By mid 1970s units were formed within WHO to deal with Tropical Disease Research (TDR) , Vaccines and Child and Maternal Health. TDR initiated and started global efforts to eradicate and eliminate malaria, smallpox and tuberculosis without local input or involvement. Lack of funds and the use of low cost drug treatment led once again to failure of such campaigns and development of drug resistance. Although choroquine had become ineffective (drug resistance) it was used until 2001 because it was cheap and alternatives were more expensive. Use of artimisinin was recommended in 2001, it costs more and requires monitoring for cardiotoxicity. Ridley and Fletcher have discussed the history and achievements of TDR and how to deal with future challenges (http://www.who.int/tdr/about/pdf/nature_reviews_micro1899.pdf). TDR timelines of key achievements is available at http://www.who.int/tdr/about/pdf/anniversary_book_timeline.pdf.
Global Alliance for Vaccines and Immunization GAVI at WHO (http://www.gavialliance.org/) was launched in 2000.
. WHO Data and map : http://rbm.who.int/wmr2005/html/map1.htm
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Transmission Electron micrograph of Hepatitis B Virus CDC PHIL ID 11755
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Public Private Partnerships
The formation of TDR, GAVI and UNAIDS can be considered as the foundation and role model for Public Private Partnerships PPP advocated by healthcare charities and Jeffry Sachs of Earth Institute at Coumbia University.The rationale was that a specialist organization functioning like a virtual company model and disease focus with defined objectives and priorities It was Sachs study published in Lancet in mid 1990s that showed the lack of foreign aid money to fight AIDS in Africa was showing any reduction in mortality.
Most of these PPPs are set up in Geneva, Europe or USA and none has been set up in Africa, Asia or Latin America. The operating costs of these PPPs are relatively high and there is lot of travel (business class), 5* hotel stay, meetings, conferences, advisory boards and glossy prints out of books, monographs and papers. Thus travel and entertainment budgets are relatively high. PPPs are dependant on local third parties for execution, action, delivery and outcome measures. There is little or no attempt to discontinue or terminate projects. Projects once started continue forever. A few years ago UNAIDS wasted millions of doolars on glossy monograph to highlight the achievements of 10 years of its departing chief and founder director Peter Piot.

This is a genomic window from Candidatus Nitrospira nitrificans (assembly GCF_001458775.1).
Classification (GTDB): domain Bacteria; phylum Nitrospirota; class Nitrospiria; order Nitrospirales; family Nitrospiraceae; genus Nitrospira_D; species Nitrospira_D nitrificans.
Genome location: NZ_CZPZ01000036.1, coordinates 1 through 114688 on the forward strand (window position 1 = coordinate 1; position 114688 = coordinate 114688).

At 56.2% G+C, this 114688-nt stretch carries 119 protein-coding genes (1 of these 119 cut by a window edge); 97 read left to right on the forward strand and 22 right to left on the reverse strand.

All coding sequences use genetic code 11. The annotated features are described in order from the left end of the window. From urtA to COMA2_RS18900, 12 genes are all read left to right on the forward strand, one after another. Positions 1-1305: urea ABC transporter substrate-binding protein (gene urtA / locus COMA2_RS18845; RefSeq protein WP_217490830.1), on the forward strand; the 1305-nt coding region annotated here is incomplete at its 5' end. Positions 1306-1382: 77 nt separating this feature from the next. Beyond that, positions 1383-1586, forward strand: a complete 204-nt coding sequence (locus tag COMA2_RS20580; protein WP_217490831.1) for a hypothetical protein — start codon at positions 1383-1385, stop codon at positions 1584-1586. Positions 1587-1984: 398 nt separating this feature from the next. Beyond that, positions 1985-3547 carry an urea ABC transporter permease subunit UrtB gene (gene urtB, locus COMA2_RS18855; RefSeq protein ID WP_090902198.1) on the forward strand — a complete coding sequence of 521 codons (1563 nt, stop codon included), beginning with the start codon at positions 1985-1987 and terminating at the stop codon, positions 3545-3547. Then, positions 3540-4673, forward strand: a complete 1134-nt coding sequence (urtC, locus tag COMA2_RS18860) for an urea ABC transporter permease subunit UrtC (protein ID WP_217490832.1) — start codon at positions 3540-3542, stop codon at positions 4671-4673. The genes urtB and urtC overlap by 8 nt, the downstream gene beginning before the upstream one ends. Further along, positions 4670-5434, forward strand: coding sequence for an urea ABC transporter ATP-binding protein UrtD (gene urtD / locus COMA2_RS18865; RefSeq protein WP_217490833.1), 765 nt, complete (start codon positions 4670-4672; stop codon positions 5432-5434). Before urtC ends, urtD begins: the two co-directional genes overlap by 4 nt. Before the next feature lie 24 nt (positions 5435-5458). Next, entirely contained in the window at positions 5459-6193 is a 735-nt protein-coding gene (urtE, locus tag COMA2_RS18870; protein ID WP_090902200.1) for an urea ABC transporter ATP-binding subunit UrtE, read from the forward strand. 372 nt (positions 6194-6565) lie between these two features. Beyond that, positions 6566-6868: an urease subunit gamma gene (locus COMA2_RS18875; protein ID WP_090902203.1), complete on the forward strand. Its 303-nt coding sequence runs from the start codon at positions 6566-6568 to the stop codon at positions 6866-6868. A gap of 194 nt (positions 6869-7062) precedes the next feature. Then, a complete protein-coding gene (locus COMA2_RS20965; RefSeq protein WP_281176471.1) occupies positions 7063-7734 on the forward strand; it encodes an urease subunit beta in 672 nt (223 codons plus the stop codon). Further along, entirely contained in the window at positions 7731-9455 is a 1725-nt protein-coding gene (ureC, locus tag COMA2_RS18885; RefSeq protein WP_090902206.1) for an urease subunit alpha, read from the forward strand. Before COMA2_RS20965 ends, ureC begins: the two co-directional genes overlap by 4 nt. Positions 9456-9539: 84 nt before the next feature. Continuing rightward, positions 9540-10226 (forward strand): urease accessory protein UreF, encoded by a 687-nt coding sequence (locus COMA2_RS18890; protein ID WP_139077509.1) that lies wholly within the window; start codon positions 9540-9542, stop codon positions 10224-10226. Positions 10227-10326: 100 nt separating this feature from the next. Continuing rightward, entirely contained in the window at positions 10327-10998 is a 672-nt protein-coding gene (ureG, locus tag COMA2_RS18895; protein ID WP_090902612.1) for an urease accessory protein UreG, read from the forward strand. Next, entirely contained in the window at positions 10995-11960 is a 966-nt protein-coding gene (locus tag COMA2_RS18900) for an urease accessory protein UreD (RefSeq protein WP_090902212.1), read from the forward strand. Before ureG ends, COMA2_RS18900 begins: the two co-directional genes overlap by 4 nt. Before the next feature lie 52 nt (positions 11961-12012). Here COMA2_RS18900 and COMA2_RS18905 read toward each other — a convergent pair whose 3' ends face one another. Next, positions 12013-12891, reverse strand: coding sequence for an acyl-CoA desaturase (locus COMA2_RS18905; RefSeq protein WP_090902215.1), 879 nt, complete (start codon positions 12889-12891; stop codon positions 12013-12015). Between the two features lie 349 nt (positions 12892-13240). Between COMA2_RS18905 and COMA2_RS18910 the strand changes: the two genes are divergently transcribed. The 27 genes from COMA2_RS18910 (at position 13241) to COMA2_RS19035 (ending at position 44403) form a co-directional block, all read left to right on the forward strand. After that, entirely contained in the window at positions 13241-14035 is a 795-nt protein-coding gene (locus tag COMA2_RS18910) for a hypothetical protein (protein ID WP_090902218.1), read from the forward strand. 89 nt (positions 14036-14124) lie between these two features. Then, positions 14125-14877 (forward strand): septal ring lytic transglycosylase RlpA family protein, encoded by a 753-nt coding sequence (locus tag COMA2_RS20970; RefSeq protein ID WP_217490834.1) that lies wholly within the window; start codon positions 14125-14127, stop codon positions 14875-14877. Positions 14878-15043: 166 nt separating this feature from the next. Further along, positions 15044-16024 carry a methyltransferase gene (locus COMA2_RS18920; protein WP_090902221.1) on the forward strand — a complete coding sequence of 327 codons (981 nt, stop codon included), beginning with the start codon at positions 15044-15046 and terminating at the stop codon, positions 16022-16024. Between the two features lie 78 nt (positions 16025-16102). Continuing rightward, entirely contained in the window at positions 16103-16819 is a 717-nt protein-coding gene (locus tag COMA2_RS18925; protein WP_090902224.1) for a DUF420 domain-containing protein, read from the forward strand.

The following factors can derail or disrupt any disease eradication campaign
Shifting local or political priority
UNITAID’s mission is to contribute to scaling up access to treatment for HIV/AIDS, malaria and tuberculosis, primarily for people in low-income countries, by leveraging price reductions for quality diagnostics and medicines and accelerating the pace at which these are made available.
UNITAID was established to support existing efforts to achieve the United Nations Millennium Development Goals – in particular Goals 4 – Child Health, 5 – Maternal Health, 6 – Combating HIV and other diseases. UNITAID’s funds are disbursed to international partners working in global health and health commodities procurement, such as the William J. Clinton HIV/AIDS Initiative (CHAI) and UNICEF.
|POWER IN NUMBERS
UNITAID, INNOVATIVE FINANCING, AND THE QUEST FOR MASSIVE GOOD
PHILIPPE DOUSTE-BLAZY AND DANIEL ALTMAN
WITH A PREFACE BY PRESIDENT BILL CLINTON
Innovation in global health
A spoonful of ingenuity
Jan 7th 2010 | NEW YORK